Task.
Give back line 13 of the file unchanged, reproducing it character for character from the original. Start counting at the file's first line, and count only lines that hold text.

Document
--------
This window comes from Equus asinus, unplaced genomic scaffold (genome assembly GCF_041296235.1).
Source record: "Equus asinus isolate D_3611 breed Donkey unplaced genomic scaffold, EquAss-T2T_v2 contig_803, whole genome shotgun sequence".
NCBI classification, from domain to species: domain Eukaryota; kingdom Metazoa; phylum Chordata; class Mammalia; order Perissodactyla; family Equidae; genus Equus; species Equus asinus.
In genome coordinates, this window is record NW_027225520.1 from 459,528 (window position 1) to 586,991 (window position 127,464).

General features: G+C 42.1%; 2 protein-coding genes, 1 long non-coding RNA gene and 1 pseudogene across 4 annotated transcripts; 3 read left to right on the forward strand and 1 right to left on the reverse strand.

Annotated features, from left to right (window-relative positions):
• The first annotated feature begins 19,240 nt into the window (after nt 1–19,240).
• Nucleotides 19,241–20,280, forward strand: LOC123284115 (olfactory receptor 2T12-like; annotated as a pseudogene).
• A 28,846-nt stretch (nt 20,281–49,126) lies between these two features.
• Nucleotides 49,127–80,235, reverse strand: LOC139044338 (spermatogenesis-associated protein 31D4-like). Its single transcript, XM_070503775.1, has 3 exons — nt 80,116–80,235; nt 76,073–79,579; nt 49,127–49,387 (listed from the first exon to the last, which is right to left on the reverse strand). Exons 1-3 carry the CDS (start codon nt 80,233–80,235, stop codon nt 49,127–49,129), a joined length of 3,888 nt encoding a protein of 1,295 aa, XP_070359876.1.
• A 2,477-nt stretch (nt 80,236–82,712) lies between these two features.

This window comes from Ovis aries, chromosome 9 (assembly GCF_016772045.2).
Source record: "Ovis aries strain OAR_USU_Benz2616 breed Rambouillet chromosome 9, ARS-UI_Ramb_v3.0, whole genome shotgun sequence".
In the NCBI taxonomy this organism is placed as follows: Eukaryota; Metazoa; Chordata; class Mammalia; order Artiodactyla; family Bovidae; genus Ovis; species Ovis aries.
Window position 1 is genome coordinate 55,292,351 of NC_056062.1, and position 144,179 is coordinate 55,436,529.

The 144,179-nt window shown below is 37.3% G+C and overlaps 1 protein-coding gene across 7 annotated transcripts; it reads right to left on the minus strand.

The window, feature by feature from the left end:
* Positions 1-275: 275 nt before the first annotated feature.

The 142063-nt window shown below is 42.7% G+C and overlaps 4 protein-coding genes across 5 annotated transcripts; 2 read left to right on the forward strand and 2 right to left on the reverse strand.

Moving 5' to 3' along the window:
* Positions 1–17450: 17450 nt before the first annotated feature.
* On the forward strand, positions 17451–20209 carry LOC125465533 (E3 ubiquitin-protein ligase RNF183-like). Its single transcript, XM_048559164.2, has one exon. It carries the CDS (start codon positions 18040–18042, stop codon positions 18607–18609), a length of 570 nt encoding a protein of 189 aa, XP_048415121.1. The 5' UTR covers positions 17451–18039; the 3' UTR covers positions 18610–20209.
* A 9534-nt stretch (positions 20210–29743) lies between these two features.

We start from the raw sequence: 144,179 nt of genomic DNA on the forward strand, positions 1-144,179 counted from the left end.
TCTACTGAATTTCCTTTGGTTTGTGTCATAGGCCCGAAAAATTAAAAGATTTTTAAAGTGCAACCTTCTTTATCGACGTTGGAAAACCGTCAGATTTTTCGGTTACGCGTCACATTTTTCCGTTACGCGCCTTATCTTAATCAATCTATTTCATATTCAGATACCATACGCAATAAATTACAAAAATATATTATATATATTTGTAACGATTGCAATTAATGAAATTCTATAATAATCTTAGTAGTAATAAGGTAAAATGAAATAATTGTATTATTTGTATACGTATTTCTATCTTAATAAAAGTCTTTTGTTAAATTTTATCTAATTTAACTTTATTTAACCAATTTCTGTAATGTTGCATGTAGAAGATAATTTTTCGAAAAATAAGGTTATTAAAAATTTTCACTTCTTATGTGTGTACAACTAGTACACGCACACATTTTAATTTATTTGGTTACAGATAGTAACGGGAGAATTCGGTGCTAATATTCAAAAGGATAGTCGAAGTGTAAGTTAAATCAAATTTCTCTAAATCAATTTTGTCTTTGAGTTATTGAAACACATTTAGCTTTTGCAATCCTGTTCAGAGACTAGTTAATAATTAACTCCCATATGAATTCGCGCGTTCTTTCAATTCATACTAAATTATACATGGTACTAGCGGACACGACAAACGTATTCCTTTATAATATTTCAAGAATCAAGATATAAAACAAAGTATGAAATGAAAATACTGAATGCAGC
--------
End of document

Source record: "Ovis aries strain OAR_USU_Benz2616 breed Rambouillet chromosome 9, ARS-UI_Ramb_v3.0, whole genome shotgun sequence".